- An x-ray is taken once the bladder is empty and the exam is done. Once the x-rays have been reviewed by the radiologist, you may leave.
- Magnetic Resonance Imaging (MRI)
MRI is a diagnostic scanning technique that produces detailed images of organs and structures in the body. The MRI scanner is a large, cylindrical machine that creates a strong magnetic field, and uses radio waves to create the images. An MRI checks for damage or abnormalities in soft tissues, the brain, and the spinal cord. MRI is used to diagnose tumors, view tissue damage and examine blood flow.
With the MRI's magnetic field, pulses of radio waves are sent from the scanner. Signals from your body's hydrogen protons are received by the computer that analyzes and converts them into a image of the area of the body being examined. The image appears on a viewing monitor.
An MRI assists your doctor in making a diagnosis. A radiologist interprets results from your MRI and sends a report to your doctor. Your doctor will discuss the results with you.
If you know you have any allergy, are taking prescription medications, have a history of kidney disease or failure, or are a woman of childbearing age and think you may be pregnant, or are breast-feeding, tell the technologist prior to the procedure.
- All jewelry and metal objects must be removed because of the magnet. MRI scanning cannot be used to individuals with pacemakers, defibrillators, brain aneurysm clips or other implanted devices.
- During the MRI, you lie on a table that slides into a tunnel or tube-shaped machine.
- The technologist positions the table in the tunnel so the area to be examined can be imaged.
- During the scanning process, you will hear a very loud knocking sound as the magnetic field is created and pulses of radio waves are sent from the scanner. Earplugs are given to help block the noise.
- An MRI usually takes 30-60 minutes. Some MRI exams require an injection of contrast material.
A myelogram is an x-ray to evaluate the spinal canal. A spinal tap is used to introduce an x-ray dye into the spinal canal. X-ray pictures are taken with the fluoroscope. This procedure is generally performed by the radiologist. After the pictures are completed, a CT scan of the target spinal areas is performed.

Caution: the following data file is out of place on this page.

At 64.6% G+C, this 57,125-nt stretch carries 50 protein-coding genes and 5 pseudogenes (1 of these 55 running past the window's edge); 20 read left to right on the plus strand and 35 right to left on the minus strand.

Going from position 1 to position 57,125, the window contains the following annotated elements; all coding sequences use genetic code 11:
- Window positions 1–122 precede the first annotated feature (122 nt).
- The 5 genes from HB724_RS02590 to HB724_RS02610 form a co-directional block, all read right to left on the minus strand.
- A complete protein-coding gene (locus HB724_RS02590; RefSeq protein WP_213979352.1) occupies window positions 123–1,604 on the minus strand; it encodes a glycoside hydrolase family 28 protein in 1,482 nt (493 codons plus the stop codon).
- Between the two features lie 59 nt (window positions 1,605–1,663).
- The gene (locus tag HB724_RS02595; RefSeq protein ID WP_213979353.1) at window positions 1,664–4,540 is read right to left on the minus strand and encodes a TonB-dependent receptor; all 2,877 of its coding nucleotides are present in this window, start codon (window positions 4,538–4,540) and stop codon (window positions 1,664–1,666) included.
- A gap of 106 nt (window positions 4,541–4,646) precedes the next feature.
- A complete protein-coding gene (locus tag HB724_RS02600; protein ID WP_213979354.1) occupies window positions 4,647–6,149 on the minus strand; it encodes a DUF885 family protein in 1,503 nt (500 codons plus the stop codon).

Preparation for a myelogram:
- After midnight, the night prior to your procedure, you cannot have any solid food. You may have a clear liquid breakfast (water, apple juice, tea, chicken broth, jello) on exam day. You cannot have milk, coffee or orange juice. It is important to drink a lot of fluids.
- If you are a female of childbearing age and think you might be pregnant, tell you doctor or technologist prior to the exam.
- You may take all your medications, except you must not take aspirin, ibuprofen or Vitamin E 10 days prior to the procedure. Blood thinners, such as coumadin, should be stopped five days prior to the procedure. Other pain medications may be taken up to four hours prior to the procedure.
- You should wear comfortable clothing for the procedure. Leave money and valuables at home. Bring previous x-rays, MRIs or CT scans with you. Make arrangements for someone to drive you home, because you will not be able to drive after the procedure.
What to expect prior to your myelogram:
- When you arrive at the hospital, go to Admitting to register. Some laboratory testing may need to be completed.
- You will then go to Same Day Surgery (SDS). The radiologist performing the procedure will explain the procedure and any risks or complications. Ask any questions you have about the procedure. You will be asked to sign a consent form for the procedure.
- You will be transported to radiology on a patient gurney.
During your myelogram:
- You will lie on your stomach on the x-ray table. Your skin will be cleaned with an antiseptic solution. A local anesthetic, such as lidocaine, will be used to numb the skin on your back.
- The radiologist will then place a needle into your spinal canal.
- The needle's placement is monitored by a fluoroscope.
- Once the needle is in the proper position, an x-ray dye will be injected into the spinal canal.
- Several pictures will be taken. Once the dye is placed, the needle is removed. You will be taken to CAT Scan within one hour for additional pictures.
- You will then go back to Same Day Surgery where a SDS nurse will monitor your vital signs for 4-6 hours prior to discharge. It will be necessary to remain in a flat position following your procedure. You will need to drink plenty of fluids to flush the dye from your system. Your family may stay with you after the myelogram. You must have someone drive you home and remain with you for the rest of the day.
- The radiologist will review the images and send the results to your doctor. Your doctor will review the results with you.
A small bowel series is an exam of the bowel that connects the stomach to the large bowel or colon. It is sometimes done along with an upper gastrointestinal (UGI) series. The radiologist will interpret the exam and send a report to your doctor. Your doctor will discuss the results with you.